“Not both” v. “Both not”

Mr. Nance,

I am having a hard time with problem 3 in Exercise 3 of Intermediate Logic.  For the first proposition, ~(J ⋅ R), the answer key says “Joe and Rachel are not both students.” For the second proposition, ~J ⋅ ~R, the answer key says “Both Joe and Rachel are not students.” Those sound the same to me.

The difference is this. To say “Joe and Rachel are not both students” still means that one of them could be a student. But to say “Both Joe and Rachel are not students” means that neither of them is a student. 

(That’s the simple answer; the rest of my response below is for those who want further understanding.)

That is why in problem 2, where these two propositions are symbolized, the truth tables are different. In fact, they are different when one of the simple propositions is true and the other false. If Joe is a student but Rachel is not a student (the second row), then “Joe and Rachel are not both students” is true, but “Both Joe and Rachel are not students” is false. Similarly, if Joe is not a student but Rachel is a student (the third row),  then “Joe and Rachel are not both students” is true, but “Both Joe and Rachel are not students” is false.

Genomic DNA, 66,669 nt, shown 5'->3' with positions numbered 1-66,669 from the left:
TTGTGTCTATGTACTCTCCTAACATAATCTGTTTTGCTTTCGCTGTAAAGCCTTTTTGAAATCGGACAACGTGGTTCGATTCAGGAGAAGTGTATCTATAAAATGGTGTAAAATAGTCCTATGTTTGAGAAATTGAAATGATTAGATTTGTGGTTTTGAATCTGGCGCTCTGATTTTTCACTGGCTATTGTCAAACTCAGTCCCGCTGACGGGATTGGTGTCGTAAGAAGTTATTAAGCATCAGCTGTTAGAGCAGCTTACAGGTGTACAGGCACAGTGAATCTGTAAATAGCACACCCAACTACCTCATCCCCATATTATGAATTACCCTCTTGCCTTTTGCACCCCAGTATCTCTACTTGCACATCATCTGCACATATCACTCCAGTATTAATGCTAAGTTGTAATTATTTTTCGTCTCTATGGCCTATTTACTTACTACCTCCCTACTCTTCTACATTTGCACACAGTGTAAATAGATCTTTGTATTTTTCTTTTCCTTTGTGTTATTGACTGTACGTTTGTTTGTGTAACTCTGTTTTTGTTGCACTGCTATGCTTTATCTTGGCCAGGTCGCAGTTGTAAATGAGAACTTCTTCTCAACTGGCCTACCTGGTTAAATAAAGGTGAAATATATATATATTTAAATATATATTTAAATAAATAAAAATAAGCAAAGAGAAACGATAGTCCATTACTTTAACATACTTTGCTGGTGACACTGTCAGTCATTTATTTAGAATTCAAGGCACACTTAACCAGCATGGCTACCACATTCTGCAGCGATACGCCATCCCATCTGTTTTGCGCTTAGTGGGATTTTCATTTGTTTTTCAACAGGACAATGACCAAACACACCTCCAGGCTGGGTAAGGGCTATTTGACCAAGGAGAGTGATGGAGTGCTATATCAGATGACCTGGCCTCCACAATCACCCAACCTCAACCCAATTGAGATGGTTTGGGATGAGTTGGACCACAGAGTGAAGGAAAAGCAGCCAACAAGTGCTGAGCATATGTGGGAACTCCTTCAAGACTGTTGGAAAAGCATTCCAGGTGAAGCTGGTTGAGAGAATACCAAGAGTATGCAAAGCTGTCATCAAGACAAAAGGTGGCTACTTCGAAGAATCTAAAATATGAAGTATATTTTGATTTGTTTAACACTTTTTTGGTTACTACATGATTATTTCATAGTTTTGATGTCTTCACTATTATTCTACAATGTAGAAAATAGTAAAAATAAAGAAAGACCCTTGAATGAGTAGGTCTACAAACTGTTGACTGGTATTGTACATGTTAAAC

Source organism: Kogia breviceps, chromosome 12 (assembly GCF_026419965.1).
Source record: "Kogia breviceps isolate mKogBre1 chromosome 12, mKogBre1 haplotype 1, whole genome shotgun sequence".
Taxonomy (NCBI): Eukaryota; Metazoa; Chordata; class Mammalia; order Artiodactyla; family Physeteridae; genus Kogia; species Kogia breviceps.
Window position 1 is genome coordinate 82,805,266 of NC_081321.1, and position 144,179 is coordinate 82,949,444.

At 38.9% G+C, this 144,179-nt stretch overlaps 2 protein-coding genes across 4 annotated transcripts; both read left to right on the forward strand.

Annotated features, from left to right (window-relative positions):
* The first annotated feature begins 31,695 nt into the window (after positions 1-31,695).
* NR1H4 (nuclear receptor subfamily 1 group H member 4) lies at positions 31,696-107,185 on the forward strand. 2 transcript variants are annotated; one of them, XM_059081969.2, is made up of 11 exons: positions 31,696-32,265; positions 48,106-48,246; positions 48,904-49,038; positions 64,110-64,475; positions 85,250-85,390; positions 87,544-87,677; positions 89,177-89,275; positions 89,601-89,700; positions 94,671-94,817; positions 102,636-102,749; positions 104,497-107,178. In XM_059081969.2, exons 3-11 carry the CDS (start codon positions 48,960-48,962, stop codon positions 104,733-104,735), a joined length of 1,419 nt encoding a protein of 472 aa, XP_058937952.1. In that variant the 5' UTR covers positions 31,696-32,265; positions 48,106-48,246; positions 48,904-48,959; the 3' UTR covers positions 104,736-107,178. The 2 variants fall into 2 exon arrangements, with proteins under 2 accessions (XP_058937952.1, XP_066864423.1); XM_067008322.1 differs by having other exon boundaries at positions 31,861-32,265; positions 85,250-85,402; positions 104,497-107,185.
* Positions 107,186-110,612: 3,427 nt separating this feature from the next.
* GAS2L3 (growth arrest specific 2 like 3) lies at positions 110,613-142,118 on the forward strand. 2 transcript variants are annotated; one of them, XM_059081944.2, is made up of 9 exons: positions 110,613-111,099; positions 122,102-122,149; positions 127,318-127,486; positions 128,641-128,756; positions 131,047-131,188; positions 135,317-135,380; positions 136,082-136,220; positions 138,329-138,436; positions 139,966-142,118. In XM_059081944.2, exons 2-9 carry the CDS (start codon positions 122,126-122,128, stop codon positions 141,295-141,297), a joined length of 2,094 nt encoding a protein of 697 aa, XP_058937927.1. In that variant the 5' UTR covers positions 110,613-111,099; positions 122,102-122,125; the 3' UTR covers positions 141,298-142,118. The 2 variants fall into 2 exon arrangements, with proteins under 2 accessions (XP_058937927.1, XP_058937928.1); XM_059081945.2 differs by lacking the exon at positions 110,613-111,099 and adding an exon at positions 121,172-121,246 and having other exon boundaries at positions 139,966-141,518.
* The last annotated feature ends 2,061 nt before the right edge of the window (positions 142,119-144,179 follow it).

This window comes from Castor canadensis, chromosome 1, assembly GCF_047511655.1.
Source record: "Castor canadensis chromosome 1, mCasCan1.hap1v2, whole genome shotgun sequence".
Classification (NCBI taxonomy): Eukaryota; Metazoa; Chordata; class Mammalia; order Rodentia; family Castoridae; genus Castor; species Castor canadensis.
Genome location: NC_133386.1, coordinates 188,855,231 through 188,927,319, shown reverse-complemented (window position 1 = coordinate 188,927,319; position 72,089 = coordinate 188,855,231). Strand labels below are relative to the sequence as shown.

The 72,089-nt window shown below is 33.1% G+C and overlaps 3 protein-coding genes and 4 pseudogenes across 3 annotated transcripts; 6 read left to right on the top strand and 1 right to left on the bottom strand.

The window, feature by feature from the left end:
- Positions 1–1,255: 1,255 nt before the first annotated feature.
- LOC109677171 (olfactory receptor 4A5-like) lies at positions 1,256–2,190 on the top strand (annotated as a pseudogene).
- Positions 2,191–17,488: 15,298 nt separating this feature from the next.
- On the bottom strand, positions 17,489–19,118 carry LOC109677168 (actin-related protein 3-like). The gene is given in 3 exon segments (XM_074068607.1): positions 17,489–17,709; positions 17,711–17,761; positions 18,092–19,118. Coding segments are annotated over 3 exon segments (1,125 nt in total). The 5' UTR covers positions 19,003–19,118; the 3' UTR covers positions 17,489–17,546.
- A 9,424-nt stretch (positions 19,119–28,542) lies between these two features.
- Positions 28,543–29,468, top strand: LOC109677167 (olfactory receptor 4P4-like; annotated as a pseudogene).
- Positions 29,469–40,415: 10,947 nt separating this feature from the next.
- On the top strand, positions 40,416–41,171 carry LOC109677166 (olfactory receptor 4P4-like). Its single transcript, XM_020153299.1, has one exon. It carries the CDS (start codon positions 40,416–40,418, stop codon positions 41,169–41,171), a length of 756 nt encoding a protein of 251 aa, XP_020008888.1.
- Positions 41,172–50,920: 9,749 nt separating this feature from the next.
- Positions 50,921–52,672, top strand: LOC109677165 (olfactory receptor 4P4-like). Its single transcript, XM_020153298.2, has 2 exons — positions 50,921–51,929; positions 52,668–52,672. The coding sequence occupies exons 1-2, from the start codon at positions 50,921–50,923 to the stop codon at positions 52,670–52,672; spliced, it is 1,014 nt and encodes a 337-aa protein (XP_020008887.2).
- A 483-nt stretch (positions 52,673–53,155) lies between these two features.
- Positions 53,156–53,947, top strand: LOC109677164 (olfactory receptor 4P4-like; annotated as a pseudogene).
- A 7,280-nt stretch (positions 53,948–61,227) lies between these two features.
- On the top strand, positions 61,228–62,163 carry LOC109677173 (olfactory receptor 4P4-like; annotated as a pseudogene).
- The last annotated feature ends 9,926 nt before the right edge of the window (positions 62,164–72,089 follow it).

The truth tables have the same value for the first and fourth rows. In the first row (T T), Joe is a student and Rachel is a student. In that case, “Joe and Rachel are not both students” is false (because both of them are students). Also, “Both Joe and Rachel are not students” is clearly false. 

In the fourth row (F  F), Joe is not a student and Rachel is not a student. In this situation, “Joe and Rachel are not both students” is true. But more clearly, “Both Joe and Rachel are not students” is true.

It might help you to picture actual Joes and Rachels, students and non-students, that you personally know as you work through this.

Blessings!

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